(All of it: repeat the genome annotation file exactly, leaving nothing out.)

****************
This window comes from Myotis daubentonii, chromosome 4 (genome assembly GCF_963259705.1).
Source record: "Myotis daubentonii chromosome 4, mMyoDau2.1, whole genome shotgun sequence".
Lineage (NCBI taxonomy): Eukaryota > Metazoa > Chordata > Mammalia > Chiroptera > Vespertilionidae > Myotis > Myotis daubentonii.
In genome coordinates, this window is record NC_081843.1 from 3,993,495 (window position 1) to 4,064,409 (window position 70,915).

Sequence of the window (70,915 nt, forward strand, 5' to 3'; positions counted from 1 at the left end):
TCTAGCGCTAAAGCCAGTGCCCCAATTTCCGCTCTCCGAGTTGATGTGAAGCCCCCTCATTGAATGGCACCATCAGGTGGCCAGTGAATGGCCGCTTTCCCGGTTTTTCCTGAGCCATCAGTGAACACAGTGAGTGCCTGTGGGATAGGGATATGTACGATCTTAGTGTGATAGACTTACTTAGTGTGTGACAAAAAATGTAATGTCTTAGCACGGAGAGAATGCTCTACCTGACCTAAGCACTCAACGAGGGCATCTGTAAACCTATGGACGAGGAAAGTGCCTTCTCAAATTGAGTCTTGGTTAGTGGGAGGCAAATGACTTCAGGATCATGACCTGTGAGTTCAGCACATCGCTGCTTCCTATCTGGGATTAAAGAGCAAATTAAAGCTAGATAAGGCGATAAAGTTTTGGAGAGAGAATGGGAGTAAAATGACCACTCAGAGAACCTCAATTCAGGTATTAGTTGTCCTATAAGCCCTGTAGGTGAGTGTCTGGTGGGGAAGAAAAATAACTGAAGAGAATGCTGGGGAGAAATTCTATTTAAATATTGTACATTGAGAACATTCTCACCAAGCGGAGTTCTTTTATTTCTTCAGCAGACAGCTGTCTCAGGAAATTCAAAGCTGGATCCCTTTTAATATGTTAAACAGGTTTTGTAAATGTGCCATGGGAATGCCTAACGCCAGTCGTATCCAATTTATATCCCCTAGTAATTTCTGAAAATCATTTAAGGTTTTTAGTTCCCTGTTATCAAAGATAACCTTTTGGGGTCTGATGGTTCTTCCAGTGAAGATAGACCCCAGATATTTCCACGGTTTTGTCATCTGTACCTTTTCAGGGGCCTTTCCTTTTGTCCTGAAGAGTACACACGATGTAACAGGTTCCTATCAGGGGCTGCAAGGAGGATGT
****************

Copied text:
This window comes from Myotis daubentonii, chromosome 4 (genome assembly GCF_963259705.1).
Source record: "Myotis daubentonii chromosome 4, mMyoDau2.1, whole genome shotgun sequence".
Lineage (NCBI taxonomy): Eukaryota > Metazoa > Chordata > Mammalia > Chiroptera > Vespertilionidae > Myotis > Myotis daubentonii.
In genome coordinates, this window is record NC_081843.1 from 3,993,495 (window position 1) to 4,064,409 (window position 70,915).

Sequence of the window (70,915 nt, forward strand, 5' to 3'; positions counted from 1 at the left end):
TCTAGCGCTAAAGCCAGTGCCCCAATTTCCGCTCTCCGAGTTGATGTGAAGCCCCCTCATTGAATGGCACCATCAGGTGGCCAGTGAATGGCCGCTTTCCCGGTTTTTCCTGAGCCATCAGTGAACACAGTGAGTGCCTGTGGGATAGGGATATGTACGATCTTAGTGTGATAGACTTACTTAGTGTGTGACAAAAAATGTAATGTCTTAGCACGGAGAGAATGCTCTACCTGACCTAAGCACTCAACGAGGGCATCTGTAAACCTATGGACGAGGAAAGTGCCTTCTCAAATTGAGTCTTGGTTAGTGGGAGGCAAATGACTTCAGGATCATGACCTGTGAGTTCAGCACATCGCTGCTTCCTATCTGGGATTAAAGAGCAAATTAAAGCTAGATAAGGCGATAAAGTTTTGGAGAGAGAATGGGAGTAAAATGACCACTCAGAGAACCTCAATTCAGGTATTAGTTGTCCTATAAGCCCTGTAGGTGAGTGTCTGGTGGGGAAGAAAAATAACTGAAGAGAATGCTGGGGAGAAATTCTATTTAAATATTGTACATTGAGAACATTCTCACCAAGCGGAGTTCTTTTATTTCTTCAGCAGACAGCTGTCTCAGGAAATTCAAAGCTGGATCCCTTTTAATATGTTAAACAGGTTTTGTAAATGTGCCATGGGAATGCCTAACGCCAGTCGTATCCAATTTATATCCCCTAGTAATTTCTGAAAATCATTTAAGGTTTTTAGTTCCCTGTTATCAAAGATAACCTTTTGGGGTCTGATGGTTCTTCCAGTGAAGATAGACCCCAGATATTTCCACGGTTTTGTCATCTGTACCTTTTCAGGGGCCTTTCCTTTTGTCCTGAAGAGTACACACGATGTAACAGGTTCCTATCAGGGGCTGCAAGGAGGATGT